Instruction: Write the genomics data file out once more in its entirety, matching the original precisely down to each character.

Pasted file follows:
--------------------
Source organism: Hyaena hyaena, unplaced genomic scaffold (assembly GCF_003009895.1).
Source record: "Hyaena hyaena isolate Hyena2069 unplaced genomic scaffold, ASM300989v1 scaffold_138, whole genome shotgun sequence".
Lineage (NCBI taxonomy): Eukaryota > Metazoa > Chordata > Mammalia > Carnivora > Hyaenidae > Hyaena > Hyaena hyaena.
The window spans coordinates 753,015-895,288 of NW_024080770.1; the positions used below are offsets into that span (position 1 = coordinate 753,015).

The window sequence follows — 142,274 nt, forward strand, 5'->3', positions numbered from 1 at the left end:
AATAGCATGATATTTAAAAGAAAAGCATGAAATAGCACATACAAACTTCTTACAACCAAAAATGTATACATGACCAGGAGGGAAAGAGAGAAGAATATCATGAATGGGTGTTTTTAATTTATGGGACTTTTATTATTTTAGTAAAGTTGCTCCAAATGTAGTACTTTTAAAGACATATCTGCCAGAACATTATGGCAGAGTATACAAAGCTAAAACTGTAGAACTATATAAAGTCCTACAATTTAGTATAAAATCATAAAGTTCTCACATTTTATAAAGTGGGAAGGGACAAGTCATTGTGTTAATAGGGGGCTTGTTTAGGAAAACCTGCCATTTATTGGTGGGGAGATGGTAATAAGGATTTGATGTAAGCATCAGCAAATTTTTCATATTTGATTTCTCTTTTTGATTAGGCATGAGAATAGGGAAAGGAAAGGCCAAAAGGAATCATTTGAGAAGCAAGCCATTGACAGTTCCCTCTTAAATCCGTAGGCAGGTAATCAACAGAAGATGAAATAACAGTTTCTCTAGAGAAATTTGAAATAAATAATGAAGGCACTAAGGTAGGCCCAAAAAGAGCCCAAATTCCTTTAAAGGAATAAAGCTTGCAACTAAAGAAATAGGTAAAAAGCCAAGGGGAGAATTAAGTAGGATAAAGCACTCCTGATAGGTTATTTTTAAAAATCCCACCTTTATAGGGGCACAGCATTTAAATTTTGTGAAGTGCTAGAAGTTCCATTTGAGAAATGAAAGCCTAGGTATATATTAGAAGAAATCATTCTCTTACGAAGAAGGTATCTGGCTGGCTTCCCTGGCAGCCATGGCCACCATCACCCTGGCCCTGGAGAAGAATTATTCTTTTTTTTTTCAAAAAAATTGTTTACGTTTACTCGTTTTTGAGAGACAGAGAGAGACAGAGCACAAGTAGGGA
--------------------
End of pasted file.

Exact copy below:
Source organism: Hyaena hyaena, unplaced genomic scaffold (assembly GCF_003009895.1).
Source record: "Hyaena hyaena isolate Hyena2069 unplaced genomic scaffold, ASM300989v1 scaffold_138, whole genome shotgun sequence".
Lineage (NCBI taxonomy): Eukaryota > Metazoa > Chordata > Mammalia > Carnivora > Hyaenidae > Hyaena > Hyaena hyaena.
The window spans coordinates 753,015-895,288 of NW_024080770.1; the positions used below are offsets into that span (position 1 = coordinate 753,015).

The window sequence follows — 142,274 nt, forward strand, 5'->3', positions numbered from 1 at the left end:
AATAGCATGATATTTAAAAGAAAAGCATGAAATAGCACATACAAACTTCTTACAACCAAAAATGTATACATGACCAGGAGGGAAAGAGAGAAGAATATCATGAATGGGTGTTTTTAATTTATGGGACTTTTATTATTTTAGTAAAGTTGCTCCAAATGTAGTACTTTTAAAGACATATCTGCCAGAACATTATGGCAGAGTATACAAAGCTAAAACTGTAGAACTATATAAAGTCCTACAATTTAGTATAAAATCATAAAGTTCTCACATTTTATAAAGTGGGAAGGGACAAGTCATTGTGTTAATAGGGGGCTTGTTTAGGAAAACCTGCCATTTATTGGTGGGGAGATGGTAATAAGGATTTGATGTAAGCATCAGCAAATTTTTCATATTTGATTTCTCTTTTTGATTAGGCATGAGAATAGGGAAAGGAAAGGCCAAAAGGAATCATTTGAGAAGCAAGCCATTGACAGTTCCCTCTTAAATCCGTAGGCAGGTAATCAACAGAAGATGAAATAACAGTTTCTCTAGAGAAATTTGAAATAAATAATGAAGGCACTAAGGTAGGCCCAAAAAGAGCCCAAATTCCTTTAAAGGAATAAAGCTTGCAACTAAAGAAATAGGTAAAAAGCCAAGGGGAGAATTAAGTAGGATAAAGCACTCCTGATAGGTTATTTTTAAAAATCCCACCTTTATAGGGGCACAGCATTTAAATTTTGTGAAGTGCTAGAAGTTCCATTTGAGAAATGAAAGCCTAGGTATATATTAGAAGAAATCATTCTCTTACGAAGAAGGTATCTGGCTGGCTTCCCTGGCAGCCATGGCCACCATCACCCTGGCCCTGGAGAAGAATTATTCTTTTTTTTTTCAAAAAAATTGTTTACGTTTACTCGTTTTTGAGAGACAGAGAGAGACAGAGCACAAGTAGGGA